The Lancet study analyzes health harms from heavy drinking
Studies claim that drinking alcohol in moderate doses contributes to health, and we well know that excess is counterproductive. What are its real benefits?
In 2018 a study published in The Lancet concluded that there is no such thing as a healthy level of alcohol consumption. “Our results show that there is no such thing as the safest level of drinking” they concluded. “This level is in conflict with most health guidelines, which espouse health benefits associated with consuming up to two drinks per day.”
However, a new analysis brings a silver lining on the positive side. The benefits of drinking two drinks a day for a woman and two to four drinks a day for a man have been discussed. It is what we know as J-Curve. But drinking more alcohol than indicated results in increased dosage dependence. It can increase the risk of certain cancers, cirrhosis, and even death.
Until a few years ago, the general consensus was that moderate consumption does not cause much health risk. It even provides health benefits, such as lower mortality and reduced risk of coronary heart disease.
“There is a need to review the conceived overview of the benefits of alcohol. Improved methods and analyses continue to clarify the amount of alcohol that contributes to death and disability worldwide.” Says Max Griswold, author and PhD candidate during the writing of The Lancet study.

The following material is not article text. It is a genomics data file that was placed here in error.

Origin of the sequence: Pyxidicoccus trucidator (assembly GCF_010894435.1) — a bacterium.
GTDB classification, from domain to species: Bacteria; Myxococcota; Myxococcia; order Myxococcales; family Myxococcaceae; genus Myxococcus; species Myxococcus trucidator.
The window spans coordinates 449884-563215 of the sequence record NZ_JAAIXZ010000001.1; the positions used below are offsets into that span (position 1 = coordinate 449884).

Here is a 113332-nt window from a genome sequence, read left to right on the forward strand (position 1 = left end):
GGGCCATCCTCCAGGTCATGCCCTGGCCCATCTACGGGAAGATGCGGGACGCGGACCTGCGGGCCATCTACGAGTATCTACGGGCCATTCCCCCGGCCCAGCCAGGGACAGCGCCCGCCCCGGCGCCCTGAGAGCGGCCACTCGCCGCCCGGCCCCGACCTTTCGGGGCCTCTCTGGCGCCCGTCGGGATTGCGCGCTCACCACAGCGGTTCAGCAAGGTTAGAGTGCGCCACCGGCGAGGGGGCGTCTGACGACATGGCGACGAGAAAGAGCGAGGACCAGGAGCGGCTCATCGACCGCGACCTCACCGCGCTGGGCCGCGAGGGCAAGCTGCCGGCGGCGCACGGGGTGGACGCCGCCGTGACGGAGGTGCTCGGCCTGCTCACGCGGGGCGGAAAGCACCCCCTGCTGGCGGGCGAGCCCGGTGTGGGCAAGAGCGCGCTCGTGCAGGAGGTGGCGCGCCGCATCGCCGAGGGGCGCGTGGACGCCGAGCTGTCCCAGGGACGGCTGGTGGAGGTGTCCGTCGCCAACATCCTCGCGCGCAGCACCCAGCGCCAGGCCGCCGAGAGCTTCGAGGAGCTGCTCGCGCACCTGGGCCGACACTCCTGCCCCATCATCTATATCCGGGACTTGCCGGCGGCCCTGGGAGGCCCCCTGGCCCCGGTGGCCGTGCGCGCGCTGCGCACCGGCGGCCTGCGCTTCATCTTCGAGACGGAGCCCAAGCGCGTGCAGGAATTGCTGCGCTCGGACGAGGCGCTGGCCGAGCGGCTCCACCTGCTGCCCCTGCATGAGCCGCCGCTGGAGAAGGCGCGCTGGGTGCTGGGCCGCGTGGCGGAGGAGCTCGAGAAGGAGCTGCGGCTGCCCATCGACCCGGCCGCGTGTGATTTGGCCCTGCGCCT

But in a recent article published in JAMA Internal Medicine, researchers, led by Mary C. Vance, reviewed other data published in The Lancet study. They found that the risks of alcohol consumption may have been overestimated. In fact, some data provided by heavy drinkers was not accurate.
A mistake in the Lancet study?
They typically reduce their alcohol levels by 45% to 65%. It appears that the authors of The Lancet did not take into account these misrepresentations. This may have led to an overestimation of the risk of adverse health outcomes due to low alcohol consumption. This was pointed out by Dr. Vance and his co-authors.
“If 30% of at-risk drinkers do not report their consumption of 1-2 drinks per day, and if 30% of heavy drinkers try to hide their consumption by saying they only drink 1-2 drinks per day, this underreporting may lead to biased study results. They misrepresent a reality in which 1 drink per day reduces the risk of adverse health outcomes by 5%. And 2 drinks per day does not result in net harm,” they explained.
“Our intention was to show a potential problem with the reported risk estimates. Not to generate new risk estimates that can be reliably used in real-world settings,” they wrote, adding that it was not their intention to minimize the very real public health harms of heavy drinking, but to illustrate a statistically underappreciated phenomenon.
Don’t drink and drive. Enjoy responsibly.
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